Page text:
Wright, Terence (2008) The Interactive Village: ethnography and narrative. In: ISEA: International Symposium on Electronic Arts, Singapore. UNSPECIFIED. [Conference contribution]
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"...since the inception of the telegraph and radio, the globe has contracted, spatially, into a single large village" Marshall McLuhan (1964:5)The Interactive Village is an ethnographic multimedia production that aims to evolve a human-interest documentary style viewing space through which users can navigate routes of their choice through village material: scenes, interviews, activities and commentary. The production, based on everyday life in a small village in the Czech Republic, was enabled by the NM2, New Media for a New Millennium interdisciplinary research project which had the main goal of creating new production tools for the media industry, in addition to the more ambitious aim of creating a new media genre. The tools were designed for the easy production of non-linear, personalised media genres suitable for transmission over broadband networks. The village of Dolní Roveň was visited on a regular basis over a period of two years and in order to identify, shoot and collect relevant information. Rather than shooting a definitive storyline (or storylines), we found ourselves looking for “story potentials” in the style of the early stages of investigative journalism - bearing in mind it is a “story” that does not have to be finally “written-up” in a definitive manner. Ultimately it becomes up to the user to develop the narrative building blocks provided by the media tools into the “story” of his or her own choice.Research and productionAn initial structure for the production was based on Gustav Freytag’s analysis of dramatic structure. With its origins in Aristotle’s Poetics and adaptation for interactivity by Laurel (1990:82), it provided a useful scheme for addressing narrative frameworks. Another important influence was ethnographic film which also helped to form the rationale and strategy for the production (Wright 1992 & 2003, Loizos 1993). A more historic source of inspiration was Humphrey Jennings’ documentary film Spare Time (1939). His approach to filmmaking was characterised by a locative episodic structure with a loose ‘dawn to dusk’ storyline. Also, in the planning of The Interactive Village production attention was paid to the particular style and humour of the Czech New Wave cinema of the 1960s. The production method was also informed by studies of ecological theories of perception (e.g. Heft, 2001). The video material was gathered in such a way that aimed to anticipate and mirror the user’s viewing and active exploration of The Interactive Village programme and website. Consequently we abandoned the traditions of the carefully planned documentary and threw ourselves into an exploratory process which entailed the immediate gathering audio-visual material. This rapid assemblage of footage provided a loose collection of material from which loose narrative structures could be organised and built in a “hands on” manner. Working in this way (akin to the methodology of the anthropologist), the material was gathered to form an organic cell-like structure. Village StructureIn the context of the theory of visual anthropology, The Interactive Village takes the three central approaches traditionally taken by ethnographic filmmakers. According to Henley (1985) these are: Didactic, Journalistic, Observational. Didactic, the most prevalent model, usually involves a presenter who acts as a guide for the viewers explaining and contextualising what they are seeing. The Journalistic mode provides a specific point of view: “typically built up around a particularly dramatic story or issue” (Henley 1985:7). The Observational approach has the superficial appearance of the filmmakers taking a ‘back seat’. It attempts to allow the viewer direct access to the filmed material with as little ‘third-party’ intervention as possible. For The Interactive Village, we re-ordered the modes into Observational – Didactic – Journalistic. However, rather than being the sub-genres presented to the viewer, the user can now decide whether to: watch & listen in Observational mode; access the Didactic anthropologist’s commentary explaining, guiding and informing; or to “take issue” by accessing a particular point of view on a subject or issue e.g. threat to rural transport issues – viability of train service, village communication. The Interactive Village Journalistic mode re-models Henley’s concept of journalistic away from the film director/journalist to the user becoming the journalist: piecing together programme material into a narrative structure that reflects his/her own interests. As a result, The Interactive Village interface has been designed to give the end-user access to these three modes. The production format offers a range of unique interactive experiences on a sliding scale from ‘High/Low Information’ from news headline presentation to in-depth documentary to user-explored/contributed to ethnography. Each configuration provides a personalised interactive experience, where the source sequences are configured seamlessly in real time to suit the personal wishes and needs of engagers. The ‘Observational’ mode comprises loosely ordered video-clips linked through personal, topical or locational associations and presented as an endless loop. When the user, watching the programme, running uninterrupted in default ‘observational’ mode, engages (e.g. via a single click) to select, explore or play, the system registers the clip currently being played back, and chooses a property of that clip to engage with a new loop of associated clips. If the user does not interact, the system will automatically engage a new loop when media files satisfying the current criteria have been exhausted. The Interactive Village employs a ‘nuclear’ structure that enables the user to access material along a variety of classified thematic (topic) threads and at a number of graded levels, within the three main modes Observational (view), Didactic (select), Journalistic (search and compile). Configuration of individual programmes is seamless, through sensitive dependence on initial conditions set by the engager via direct interaction with the moving image material or via a topical graphical interface. The tool enables the user to switch between modes as s/he engages with the material. So if the user is in ‘observational’ mode s/he can change to ‘didactic’ if/when contextualising information/voice-over narration is required. Or, at any stage, the user may decide to ‘take an issue’ and gather information about a particular subject. The Interactive Village aims to present the unique character of Dolní Roveň and issues specific to that village, while maintaining a sense of village universality. The production has developed a format that could be applied to other locations. In some senses The Interactive Village could also be Marshall McLuhan’s ‘global village’ – Any Village Anywhere.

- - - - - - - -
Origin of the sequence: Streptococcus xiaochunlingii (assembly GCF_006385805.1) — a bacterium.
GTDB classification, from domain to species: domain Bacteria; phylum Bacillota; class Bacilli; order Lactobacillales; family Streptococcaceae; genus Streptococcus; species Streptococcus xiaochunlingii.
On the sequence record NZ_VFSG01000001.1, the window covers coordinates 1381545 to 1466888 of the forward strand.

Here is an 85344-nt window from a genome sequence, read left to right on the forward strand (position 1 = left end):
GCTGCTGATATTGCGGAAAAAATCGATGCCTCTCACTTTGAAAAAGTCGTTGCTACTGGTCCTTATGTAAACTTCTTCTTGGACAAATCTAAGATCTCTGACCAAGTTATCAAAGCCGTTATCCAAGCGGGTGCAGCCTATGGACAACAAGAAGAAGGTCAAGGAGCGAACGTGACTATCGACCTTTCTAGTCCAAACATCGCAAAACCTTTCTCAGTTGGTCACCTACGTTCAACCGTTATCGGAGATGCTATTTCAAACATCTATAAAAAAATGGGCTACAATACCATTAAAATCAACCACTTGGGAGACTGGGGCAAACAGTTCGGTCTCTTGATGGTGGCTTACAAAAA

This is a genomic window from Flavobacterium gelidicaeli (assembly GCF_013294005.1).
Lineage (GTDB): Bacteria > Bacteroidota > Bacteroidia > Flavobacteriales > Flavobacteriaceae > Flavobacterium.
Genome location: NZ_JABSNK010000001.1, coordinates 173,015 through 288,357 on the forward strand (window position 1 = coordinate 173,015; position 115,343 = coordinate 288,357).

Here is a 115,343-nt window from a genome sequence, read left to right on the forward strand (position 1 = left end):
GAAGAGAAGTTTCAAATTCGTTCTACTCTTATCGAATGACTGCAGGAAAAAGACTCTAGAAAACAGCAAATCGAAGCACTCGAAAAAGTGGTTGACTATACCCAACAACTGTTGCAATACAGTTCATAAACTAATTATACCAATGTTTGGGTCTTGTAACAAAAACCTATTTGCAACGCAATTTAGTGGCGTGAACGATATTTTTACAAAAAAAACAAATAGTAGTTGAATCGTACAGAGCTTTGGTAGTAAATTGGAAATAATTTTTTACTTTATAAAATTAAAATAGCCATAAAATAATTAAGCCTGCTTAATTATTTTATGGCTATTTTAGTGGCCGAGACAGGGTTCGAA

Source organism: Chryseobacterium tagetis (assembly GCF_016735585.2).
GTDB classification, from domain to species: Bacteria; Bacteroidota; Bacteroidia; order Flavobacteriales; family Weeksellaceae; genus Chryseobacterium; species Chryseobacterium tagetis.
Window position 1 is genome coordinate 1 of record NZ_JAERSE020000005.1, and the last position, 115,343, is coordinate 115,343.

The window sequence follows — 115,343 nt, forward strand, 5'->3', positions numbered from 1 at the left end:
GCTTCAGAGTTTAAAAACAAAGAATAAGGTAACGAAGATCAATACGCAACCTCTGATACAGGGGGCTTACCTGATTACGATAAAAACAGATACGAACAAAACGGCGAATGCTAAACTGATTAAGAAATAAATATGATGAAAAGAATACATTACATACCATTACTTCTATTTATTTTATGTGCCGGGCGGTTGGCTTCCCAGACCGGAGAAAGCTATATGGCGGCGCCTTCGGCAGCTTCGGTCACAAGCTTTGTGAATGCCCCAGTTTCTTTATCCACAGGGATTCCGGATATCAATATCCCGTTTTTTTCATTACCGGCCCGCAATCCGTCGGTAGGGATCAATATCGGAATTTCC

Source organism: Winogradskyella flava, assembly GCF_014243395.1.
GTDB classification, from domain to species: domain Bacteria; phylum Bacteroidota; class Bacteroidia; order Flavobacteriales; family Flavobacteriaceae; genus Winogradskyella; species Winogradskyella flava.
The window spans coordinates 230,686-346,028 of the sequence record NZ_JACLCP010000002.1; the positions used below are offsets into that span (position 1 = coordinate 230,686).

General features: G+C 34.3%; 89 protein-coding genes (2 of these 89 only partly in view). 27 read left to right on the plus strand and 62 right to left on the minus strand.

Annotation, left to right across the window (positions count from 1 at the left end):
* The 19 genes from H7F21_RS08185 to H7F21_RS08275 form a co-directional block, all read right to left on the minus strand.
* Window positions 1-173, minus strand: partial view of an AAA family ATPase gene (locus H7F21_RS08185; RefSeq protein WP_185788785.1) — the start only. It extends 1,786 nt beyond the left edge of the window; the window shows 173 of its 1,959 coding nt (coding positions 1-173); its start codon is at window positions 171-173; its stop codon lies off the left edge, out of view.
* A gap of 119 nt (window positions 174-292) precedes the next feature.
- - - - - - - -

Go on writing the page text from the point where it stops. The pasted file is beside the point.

|Item Type:||Conference contribution (Paper)|
|Faculties and Schools:||Faculty of Art, Design and the Built Environment|
Faculty of Art, Design and the Built Environment > Belfast School of Art
|Research Institutes and Groups:||Art and Design Research Institute|
Art and Design Research Institute > Art and Conflict
|Deposited By:||Professor Terence Wright|
|Deposited On:||02 Dec 2009 16:33|
|Last Modified:||18 Apr 2012 12:25|